As we emphasized at the outset, it may be that evidentiary facts will ultimately demonstrate the untimeliness of plaintiffs’ delayed discovery, once plaintiffs’ actual knowledge and expertise (and defendants’ actual representations) come to light. But the allegations establish with adequate specificity nondisclosures and misrepresentations from a broker (acting as First Franklin’s agent in this respect), and the absence of any circumstances to trigger plaintiffs’ reasonable inquiry into available facts revealing the true nature of the loans. We therefore conclude defendants have failed to establish the expiration of the limitations period on the face of the pleading, and we cannot sustain the demurrer on this basis as a result.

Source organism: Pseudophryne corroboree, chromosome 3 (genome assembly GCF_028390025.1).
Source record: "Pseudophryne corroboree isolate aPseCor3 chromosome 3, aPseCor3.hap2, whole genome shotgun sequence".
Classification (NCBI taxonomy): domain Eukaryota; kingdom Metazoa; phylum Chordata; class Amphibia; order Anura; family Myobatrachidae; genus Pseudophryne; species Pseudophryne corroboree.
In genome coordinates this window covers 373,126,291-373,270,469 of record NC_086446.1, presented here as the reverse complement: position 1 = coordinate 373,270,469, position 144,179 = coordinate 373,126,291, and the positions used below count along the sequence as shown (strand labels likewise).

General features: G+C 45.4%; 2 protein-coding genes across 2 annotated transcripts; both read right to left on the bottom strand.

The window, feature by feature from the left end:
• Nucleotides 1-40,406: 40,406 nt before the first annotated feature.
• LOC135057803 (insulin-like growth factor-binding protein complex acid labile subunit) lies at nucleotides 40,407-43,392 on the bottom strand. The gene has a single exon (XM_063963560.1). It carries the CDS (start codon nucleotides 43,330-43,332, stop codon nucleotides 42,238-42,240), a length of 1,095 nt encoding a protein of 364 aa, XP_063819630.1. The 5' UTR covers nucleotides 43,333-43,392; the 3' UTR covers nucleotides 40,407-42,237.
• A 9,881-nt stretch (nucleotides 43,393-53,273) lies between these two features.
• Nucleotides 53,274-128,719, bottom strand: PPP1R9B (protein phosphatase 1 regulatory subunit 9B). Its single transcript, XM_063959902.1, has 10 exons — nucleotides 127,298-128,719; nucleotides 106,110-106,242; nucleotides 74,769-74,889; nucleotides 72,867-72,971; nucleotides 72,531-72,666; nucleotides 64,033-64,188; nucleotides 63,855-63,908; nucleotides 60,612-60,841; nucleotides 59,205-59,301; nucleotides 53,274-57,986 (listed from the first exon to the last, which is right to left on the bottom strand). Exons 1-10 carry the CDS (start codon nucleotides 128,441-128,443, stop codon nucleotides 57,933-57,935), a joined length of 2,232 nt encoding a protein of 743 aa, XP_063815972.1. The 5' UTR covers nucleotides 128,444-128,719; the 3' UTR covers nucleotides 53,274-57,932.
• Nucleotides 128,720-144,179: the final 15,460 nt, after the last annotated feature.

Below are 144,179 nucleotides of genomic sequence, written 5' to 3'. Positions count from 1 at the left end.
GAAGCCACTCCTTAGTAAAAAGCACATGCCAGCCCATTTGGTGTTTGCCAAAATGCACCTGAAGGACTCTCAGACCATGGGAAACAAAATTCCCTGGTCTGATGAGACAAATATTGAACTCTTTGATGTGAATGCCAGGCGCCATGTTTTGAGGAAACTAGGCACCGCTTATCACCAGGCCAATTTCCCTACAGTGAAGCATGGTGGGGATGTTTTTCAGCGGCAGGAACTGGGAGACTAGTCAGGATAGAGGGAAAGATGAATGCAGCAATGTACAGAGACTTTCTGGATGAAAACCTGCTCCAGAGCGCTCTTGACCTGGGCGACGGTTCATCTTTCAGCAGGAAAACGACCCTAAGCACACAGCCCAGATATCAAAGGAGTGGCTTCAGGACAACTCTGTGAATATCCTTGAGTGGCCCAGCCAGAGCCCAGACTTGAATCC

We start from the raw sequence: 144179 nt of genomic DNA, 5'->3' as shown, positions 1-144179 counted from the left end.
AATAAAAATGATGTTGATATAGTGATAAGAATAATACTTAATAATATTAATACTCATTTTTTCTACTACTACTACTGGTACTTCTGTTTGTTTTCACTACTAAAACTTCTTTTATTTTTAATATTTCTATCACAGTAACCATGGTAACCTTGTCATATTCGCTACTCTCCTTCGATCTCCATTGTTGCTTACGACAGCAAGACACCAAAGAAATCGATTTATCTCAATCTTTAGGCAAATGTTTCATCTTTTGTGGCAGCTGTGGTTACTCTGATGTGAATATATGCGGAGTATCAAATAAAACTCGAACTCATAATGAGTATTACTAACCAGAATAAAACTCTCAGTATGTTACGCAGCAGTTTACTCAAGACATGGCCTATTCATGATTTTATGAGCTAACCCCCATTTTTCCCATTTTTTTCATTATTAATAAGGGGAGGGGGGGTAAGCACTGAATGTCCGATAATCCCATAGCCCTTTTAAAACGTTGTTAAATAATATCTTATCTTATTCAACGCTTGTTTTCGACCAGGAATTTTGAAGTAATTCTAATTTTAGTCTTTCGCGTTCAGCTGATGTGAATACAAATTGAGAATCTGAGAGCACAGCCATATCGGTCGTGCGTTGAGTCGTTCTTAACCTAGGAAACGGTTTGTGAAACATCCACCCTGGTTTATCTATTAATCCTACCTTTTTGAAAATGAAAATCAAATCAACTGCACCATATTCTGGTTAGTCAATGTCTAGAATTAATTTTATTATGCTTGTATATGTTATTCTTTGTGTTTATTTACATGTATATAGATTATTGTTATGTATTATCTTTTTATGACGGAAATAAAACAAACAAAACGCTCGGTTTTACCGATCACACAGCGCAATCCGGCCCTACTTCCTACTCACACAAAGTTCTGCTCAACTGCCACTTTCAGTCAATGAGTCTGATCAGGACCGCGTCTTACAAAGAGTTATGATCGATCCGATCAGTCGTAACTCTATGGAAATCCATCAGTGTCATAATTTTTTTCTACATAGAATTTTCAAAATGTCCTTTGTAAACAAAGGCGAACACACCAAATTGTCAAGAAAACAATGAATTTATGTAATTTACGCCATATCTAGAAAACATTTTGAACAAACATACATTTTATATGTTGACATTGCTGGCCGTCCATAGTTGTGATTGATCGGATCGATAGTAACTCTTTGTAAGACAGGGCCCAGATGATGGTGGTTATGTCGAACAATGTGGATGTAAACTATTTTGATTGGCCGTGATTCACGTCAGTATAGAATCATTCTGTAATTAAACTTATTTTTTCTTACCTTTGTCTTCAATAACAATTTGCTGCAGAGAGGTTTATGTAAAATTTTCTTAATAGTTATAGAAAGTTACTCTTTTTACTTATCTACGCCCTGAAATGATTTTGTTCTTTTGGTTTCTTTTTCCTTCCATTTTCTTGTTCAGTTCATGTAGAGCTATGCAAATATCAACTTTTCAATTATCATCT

III. Other First Franklin Claims
First Franklin also renews alternative grounds it had raised in the trial court as bases for its demurrer. (Sui v. Price (2011) 196 Cal.App.4th 933, 939 [must determine if any grounds asserted in demurrer will support ruling other than those on which trial court relied]; B & P Development Corp. v. City of Saratoga (1986) 185 Cal.App.3d 949, 959 [because demurrer raises only pure question of law, may consider even new theories on appeal].)